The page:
Record Store Day organizers are changing up their plans for the 2020 celebration in light of the novel coronavirus (COVID-19) pandemic. After moving the holiday in celebration of vinyl and independent record shops from April to June, the RSD crew is turning the event into three "properly distanced release dates" this year.

Since 2008, Record Store Day has taken place each April, with fans gathering at their local record stores to snag RSD-exclusive and first-time releases, and many participating shops throwing day-long parties for the occasion. However, shutdowns in response to the coronavirus pandemic thwarted those plans this year, and states' varying reopening plans likely mean that not everyone will be able to celebrate on the rescheduled date in June.

Therefore, on Wednesday (April 29), Record Store Day organizers announced plans for three days of special releases. The original list of special releases for the year will be divvied up, with titles dropping on Aug. 29, Sept. 26 and Oct. 24. Fans can check the Record Store Day website on June 1 to see which albums will arrive on which dates.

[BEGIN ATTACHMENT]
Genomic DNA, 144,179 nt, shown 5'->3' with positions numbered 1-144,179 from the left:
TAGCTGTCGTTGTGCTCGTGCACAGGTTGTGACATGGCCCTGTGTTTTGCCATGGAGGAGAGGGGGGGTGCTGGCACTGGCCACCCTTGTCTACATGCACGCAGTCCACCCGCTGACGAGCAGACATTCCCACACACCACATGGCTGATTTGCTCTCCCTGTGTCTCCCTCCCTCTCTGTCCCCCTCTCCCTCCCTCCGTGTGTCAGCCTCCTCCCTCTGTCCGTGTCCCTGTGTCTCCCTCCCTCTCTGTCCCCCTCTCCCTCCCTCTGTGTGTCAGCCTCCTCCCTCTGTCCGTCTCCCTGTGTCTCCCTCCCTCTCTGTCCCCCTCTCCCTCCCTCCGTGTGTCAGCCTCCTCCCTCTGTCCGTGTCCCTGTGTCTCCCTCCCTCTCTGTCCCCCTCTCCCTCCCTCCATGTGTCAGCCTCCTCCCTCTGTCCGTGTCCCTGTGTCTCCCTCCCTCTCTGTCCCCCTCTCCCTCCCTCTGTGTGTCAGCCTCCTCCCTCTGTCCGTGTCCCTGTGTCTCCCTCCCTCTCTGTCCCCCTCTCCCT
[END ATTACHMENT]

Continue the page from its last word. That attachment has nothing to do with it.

"Record Store Day will look very different this year, but supporting indie record stores may be more important than ever," a statement explains. Indeed, record stores are among the small businesses that have been forced to close due to the ongoing coronavirus pandemic. While some shops have begun offering contactless pickup or selling their stock online, disposable income for many music fans is tight because of COVID-related layoffs and furloughs, meaning that even if a store has found a way to continue sales, it is still likely not making as much money as before.

"We don't know what sort of rules will be in place, or what sort of gatherings people will be in the mood for this year," RSD organizers' statement continues, "so we're focusing on the music and getting the really great titles on the RSD Official List this year into the stores and into your hands, in the most financially and socially responsible way."

Some artists have stepped up to help record stores during the pandemic: Jason Isbell is releasing his new album, Reunions, one week early through local stores, while Taylor Swift gave money to the staff at the beloved Nashville record store Grimey's.

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